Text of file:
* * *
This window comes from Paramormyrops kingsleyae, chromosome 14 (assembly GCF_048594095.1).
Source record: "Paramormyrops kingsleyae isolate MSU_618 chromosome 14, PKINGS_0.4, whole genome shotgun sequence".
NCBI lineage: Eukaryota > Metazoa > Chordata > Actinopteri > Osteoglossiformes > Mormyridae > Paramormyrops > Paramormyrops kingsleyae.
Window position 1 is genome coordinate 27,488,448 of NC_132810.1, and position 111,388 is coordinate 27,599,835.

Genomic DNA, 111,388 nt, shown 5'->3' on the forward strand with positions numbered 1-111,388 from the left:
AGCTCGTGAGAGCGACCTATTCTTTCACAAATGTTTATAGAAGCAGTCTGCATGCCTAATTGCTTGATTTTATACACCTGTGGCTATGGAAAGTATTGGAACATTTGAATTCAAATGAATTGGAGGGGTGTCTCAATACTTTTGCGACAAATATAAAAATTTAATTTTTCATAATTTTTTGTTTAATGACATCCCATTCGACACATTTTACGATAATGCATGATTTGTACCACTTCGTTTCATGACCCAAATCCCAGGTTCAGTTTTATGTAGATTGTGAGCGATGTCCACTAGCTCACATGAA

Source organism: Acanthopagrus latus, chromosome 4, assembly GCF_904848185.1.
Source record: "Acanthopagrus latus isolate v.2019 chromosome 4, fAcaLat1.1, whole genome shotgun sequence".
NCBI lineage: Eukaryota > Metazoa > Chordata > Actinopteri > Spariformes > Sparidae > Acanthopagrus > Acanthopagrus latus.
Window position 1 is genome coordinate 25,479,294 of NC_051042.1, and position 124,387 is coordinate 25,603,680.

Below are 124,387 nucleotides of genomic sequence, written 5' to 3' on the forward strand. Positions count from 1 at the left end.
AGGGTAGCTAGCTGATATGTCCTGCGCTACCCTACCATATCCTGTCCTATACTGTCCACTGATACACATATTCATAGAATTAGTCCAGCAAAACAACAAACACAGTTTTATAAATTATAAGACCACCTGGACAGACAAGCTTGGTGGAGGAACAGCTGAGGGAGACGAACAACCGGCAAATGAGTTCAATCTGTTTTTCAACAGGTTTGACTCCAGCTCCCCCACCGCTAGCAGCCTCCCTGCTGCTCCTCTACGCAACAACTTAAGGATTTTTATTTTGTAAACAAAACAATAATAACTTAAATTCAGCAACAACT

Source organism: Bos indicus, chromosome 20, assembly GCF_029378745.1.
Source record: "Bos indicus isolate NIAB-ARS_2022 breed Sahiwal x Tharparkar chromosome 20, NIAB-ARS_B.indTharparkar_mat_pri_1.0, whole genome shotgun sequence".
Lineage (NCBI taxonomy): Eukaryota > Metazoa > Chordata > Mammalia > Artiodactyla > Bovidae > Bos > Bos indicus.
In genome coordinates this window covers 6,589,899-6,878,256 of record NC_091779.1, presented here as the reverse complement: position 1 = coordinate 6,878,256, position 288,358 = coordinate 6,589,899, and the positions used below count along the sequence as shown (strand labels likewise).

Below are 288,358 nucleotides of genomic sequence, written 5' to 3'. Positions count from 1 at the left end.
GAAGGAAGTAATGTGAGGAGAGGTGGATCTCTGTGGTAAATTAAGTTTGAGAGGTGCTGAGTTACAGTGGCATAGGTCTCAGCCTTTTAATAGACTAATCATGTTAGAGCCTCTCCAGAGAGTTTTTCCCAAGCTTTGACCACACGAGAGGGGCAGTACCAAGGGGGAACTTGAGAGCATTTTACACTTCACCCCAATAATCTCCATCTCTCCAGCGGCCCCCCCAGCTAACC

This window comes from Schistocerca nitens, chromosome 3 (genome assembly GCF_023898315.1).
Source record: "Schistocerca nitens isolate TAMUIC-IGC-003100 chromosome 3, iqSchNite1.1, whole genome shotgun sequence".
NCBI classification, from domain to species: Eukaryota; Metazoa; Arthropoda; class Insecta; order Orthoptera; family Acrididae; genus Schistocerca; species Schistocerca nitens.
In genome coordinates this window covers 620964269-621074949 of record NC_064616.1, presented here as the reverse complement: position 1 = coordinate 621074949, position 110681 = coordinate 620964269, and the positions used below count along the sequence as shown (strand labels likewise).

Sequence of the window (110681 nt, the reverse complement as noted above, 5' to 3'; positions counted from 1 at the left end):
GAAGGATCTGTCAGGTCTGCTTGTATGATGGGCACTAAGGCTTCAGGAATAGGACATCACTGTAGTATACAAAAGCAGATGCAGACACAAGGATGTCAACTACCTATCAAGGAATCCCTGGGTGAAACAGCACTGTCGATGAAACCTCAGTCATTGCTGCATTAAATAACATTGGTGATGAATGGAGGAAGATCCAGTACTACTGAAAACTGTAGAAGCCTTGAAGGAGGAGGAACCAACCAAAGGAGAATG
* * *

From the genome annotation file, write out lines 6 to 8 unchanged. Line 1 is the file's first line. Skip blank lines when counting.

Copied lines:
AGCTCGTGAGAGCGACCTATTCTTTCACAAATGTTTATAGAAGCAGTCTGCATGCCTAATTGCTTGATTTTATACACCTGTGGCTATGGAAAGTATTGGAACATTTGAATTCAAATGAATTGGAGGGGTGTCTCAATACTTTTGCGACAAATATAAAAATTTAATTTTTCATAATTTTTTGTTTAATGACATCCCATTCGACACATTTTACGATAATGCATGATTTGTACCACTTCGTTTCATGACCCAAATCCCAGGTTCAGTTTTATGTAGATTGTGAGCGATGTCCACTAGCTCACATGAA

Source organism: Acanthopagrus latus, chromosome 4, assembly GCF_904848185.1.
Source record: "Acanthopagrus latus isolate v.2019 chromosome 4, fAcaLat1.1, whole genome shotgun sequence".